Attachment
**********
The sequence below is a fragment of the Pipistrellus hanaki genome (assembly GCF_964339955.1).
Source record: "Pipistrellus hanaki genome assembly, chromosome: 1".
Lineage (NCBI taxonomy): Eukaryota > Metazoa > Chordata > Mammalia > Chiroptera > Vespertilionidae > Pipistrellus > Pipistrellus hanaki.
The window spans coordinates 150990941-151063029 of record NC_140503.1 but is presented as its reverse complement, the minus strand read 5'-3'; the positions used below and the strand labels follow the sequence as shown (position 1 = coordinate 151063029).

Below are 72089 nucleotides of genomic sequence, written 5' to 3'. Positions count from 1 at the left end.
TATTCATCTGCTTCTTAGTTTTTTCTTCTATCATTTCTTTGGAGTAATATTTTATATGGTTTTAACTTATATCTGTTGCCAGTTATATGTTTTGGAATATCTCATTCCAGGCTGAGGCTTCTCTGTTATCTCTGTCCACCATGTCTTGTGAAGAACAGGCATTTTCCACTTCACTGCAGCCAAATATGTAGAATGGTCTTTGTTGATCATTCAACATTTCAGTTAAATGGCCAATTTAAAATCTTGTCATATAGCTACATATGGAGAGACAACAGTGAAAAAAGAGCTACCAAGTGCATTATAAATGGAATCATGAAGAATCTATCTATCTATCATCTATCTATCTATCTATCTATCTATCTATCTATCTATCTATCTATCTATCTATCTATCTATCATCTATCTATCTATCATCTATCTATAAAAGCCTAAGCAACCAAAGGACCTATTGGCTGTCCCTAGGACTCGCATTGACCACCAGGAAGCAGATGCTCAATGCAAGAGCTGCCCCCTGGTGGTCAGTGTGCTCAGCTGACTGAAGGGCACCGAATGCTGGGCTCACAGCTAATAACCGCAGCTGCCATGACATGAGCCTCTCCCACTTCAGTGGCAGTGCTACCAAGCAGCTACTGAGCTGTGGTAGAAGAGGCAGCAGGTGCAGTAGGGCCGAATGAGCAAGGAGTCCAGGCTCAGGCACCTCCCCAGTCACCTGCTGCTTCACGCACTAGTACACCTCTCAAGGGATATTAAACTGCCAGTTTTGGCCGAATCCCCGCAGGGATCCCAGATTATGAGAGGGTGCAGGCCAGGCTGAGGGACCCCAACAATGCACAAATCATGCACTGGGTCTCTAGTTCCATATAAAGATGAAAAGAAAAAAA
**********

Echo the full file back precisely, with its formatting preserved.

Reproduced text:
The sequence below is a fragment of the Pipistrellus hanaki genome (assembly GCF_964339955.1).
Source record: "Pipistrellus hanaki genome assembly, chromosome: 1".
Lineage (NCBI taxonomy): Eukaryota > Metazoa > Chordata > Mammalia > Chiroptera > Vespertilionidae > Pipistrellus > Pipistrellus hanaki.
The window spans coordinates 150990941-151063029 of record NC_140503.1 but is presented as its reverse complement, the minus strand read 5'-3'; the positions used below and the strand labels follow the sequence as shown (position 1 = coordinate 151063029).

Below are 72089 nucleotides of genomic sequence, written 5' to 3'. Positions count from 1 at the left end.
TATTCATCTGCTTCTTAGTTTTTTCTTCTATCATTTCTTTGGAGTAATATTTTATATGGTTTTAACTTATATCTGTTGCCAGTTATATGTTTTGGAATATCTCATTCCAGGCTGAGGCTTCTCTGTTATCTCTGTCCACCATGTCTTGTGAAGAACAGGCATTTTCCACTTCACTGCAGCCAAATATGTAGAATGGTCTTTGTTGATCATTCAACATTTCAGTTAAATGGCCAATTTAAAATCTTGTCATATAGCTACATATGGAGAGACAACAGTGAAAAAAGAGCTACCAAGTGCATTATAAATGGAATCATGAAGAATCTATCTATCTATCATCTATCTATCTATCTATCTATCTATCTATCTATCTATCTATCTATCTATCTATCTATCTATCATCTATCTATCTATCATCTATCTATAAAAGCCTAAGCAACCAAAGGACCTATTGGCTGTCCCTAGGACTCGCATTGACCACCAGGAAGCAGATGCTCAATGCAAGAGCTGCCCCCTGGTGGTCAGTGTGCTCAGCTGACTGAAGGGCACCGAATGCTGGGCTCACAGCTAATAACCGCAGCTGCCATGACATGAGCCTCTCCCACTTCAGTGGCAGTGCTACCAAGCAGCTACTGAGCTGTGGTAGAAGAGGCAGCAGGTGCAGTAGGGCCGAATGAGCAAGGAGTCCAGGCTCAGGCACCTCCCCAGTCACCTGCTGCTTCACGCACTAGTACACCTCTCAAGGGATATTAAACTGCCAGTTTTGGCCGAATCCCCGCAGGGATCCCAGATTATGAGAGGGTGCAGGCCAGGCTGAGGGACCCCAACAATGCACAAATCATGCACTGGGTCTCTAGTTCCATATAAAGATGAAAAGAAAAAAA